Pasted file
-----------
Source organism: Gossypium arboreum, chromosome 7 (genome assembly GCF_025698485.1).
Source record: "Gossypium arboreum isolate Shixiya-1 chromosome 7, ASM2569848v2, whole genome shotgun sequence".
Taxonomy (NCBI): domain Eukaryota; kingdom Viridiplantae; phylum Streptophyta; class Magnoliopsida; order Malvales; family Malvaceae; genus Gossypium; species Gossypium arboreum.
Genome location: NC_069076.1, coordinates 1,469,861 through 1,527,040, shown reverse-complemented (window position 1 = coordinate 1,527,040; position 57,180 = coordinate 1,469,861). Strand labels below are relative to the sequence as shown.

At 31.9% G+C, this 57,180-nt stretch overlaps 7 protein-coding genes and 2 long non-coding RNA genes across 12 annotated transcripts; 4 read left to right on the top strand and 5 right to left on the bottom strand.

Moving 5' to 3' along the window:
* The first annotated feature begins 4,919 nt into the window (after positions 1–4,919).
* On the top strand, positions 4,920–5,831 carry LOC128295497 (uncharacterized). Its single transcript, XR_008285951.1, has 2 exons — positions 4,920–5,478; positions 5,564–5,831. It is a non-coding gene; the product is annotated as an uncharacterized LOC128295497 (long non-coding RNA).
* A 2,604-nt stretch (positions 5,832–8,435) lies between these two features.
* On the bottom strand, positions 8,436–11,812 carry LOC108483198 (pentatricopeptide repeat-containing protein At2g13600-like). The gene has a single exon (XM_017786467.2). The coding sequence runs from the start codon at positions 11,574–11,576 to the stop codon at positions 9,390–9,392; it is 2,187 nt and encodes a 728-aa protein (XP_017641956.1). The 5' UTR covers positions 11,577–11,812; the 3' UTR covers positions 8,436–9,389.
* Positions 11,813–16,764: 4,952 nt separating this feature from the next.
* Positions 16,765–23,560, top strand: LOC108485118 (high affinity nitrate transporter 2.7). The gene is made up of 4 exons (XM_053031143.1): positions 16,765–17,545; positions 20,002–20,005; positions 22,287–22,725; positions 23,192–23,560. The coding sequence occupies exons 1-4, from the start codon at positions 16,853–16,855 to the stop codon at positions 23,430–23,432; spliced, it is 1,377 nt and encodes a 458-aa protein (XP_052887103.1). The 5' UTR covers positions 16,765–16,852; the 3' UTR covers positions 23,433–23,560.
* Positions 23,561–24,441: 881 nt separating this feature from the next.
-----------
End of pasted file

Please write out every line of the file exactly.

Source organism: Gossypium arboreum, chromosome 7 (genome assembly GCF_025698485.1).
Source record: "Gossypium arboreum isolate Shixiya-1 chromosome 7, ASM2569848v2, whole genome shotgun sequence".
Taxonomy (NCBI): domain Eukaryota; kingdom Viridiplantae; phylum Streptophyta; class Magnoliopsida; order Malvales; family Malvaceae; genus Gossypium; species Gossypium arboreum.
Genome location: NC_069076.1, coordinates 1,469,861 through 1,527,040, shown reverse-complemented (window position 1 = coordinate 1,527,040; position 57,180 = coordinate 1,469,861). Strand labels below are relative to the sequence as shown.

At 31.9% G+C, this 57,180-nt stretch overlaps 7 protein-coding genes and 2 long non-coding RNA genes across 12 annotated transcripts; 4 read left to right on the top strand and 5 right to left on the bottom strand.

Moving 5' to 3' along the window:
* The first annotated feature begins 4,919 nt into the window (after positions 1–4,919).
* On the top strand, positions 4,920–5,831 carry LOC128295497 (uncharacterized). Its single transcript, XR_008285951.1, has 2 exons — positions 4,920–5,478; positions 5,564–5,831. It is a non-coding gene; the product is annotated as an uncharacterized LOC128295497 (long non-coding RNA).
* A 2,604-nt stretch (positions 5,832–8,435) lies between these two features.
* On the bottom strand, positions 8,436–11,812 carry LOC108483198 (pentatricopeptide repeat-containing protein At2g13600-like). The gene has a single exon (XM_017786467.2). The coding sequence runs from the start codon at positions 11,574–11,576 to the stop codon at positions 9,390–9,392; it is 2,187 nt and encodes a 728-aa protein (XP_017641956.1). The 5' UTR covers positions 11,577–11,812; the 3' UTR covers positions 8,436–9,389.
* Positions 11,813–16,764: 4,952 nt separating this feature from the next.
* Positions 16,765–23,560, top strand: LOC108485118 (high affinity nitrate transporter 2.7). The gene is made up of 4 exons (XM_053031143.1): positions 16,765–17,545; positions 20,002–20,005; positions 22,287–22,725; positions 23,192–23,560. The coding sequence occupies exons 1-4, from the start codon at positions 16,853–16,855 to the stop codon at positions 23,430–23,432; spliced, it is 1,377 nt and encodes a 458-aa protein (XP_052887103.1). The 5' UTR covers positions 16,765–16,852; the 3' UTR covers positions 23,433–23,560.
* Positions 23,561–24,441: 881 nt separating this feature from the next.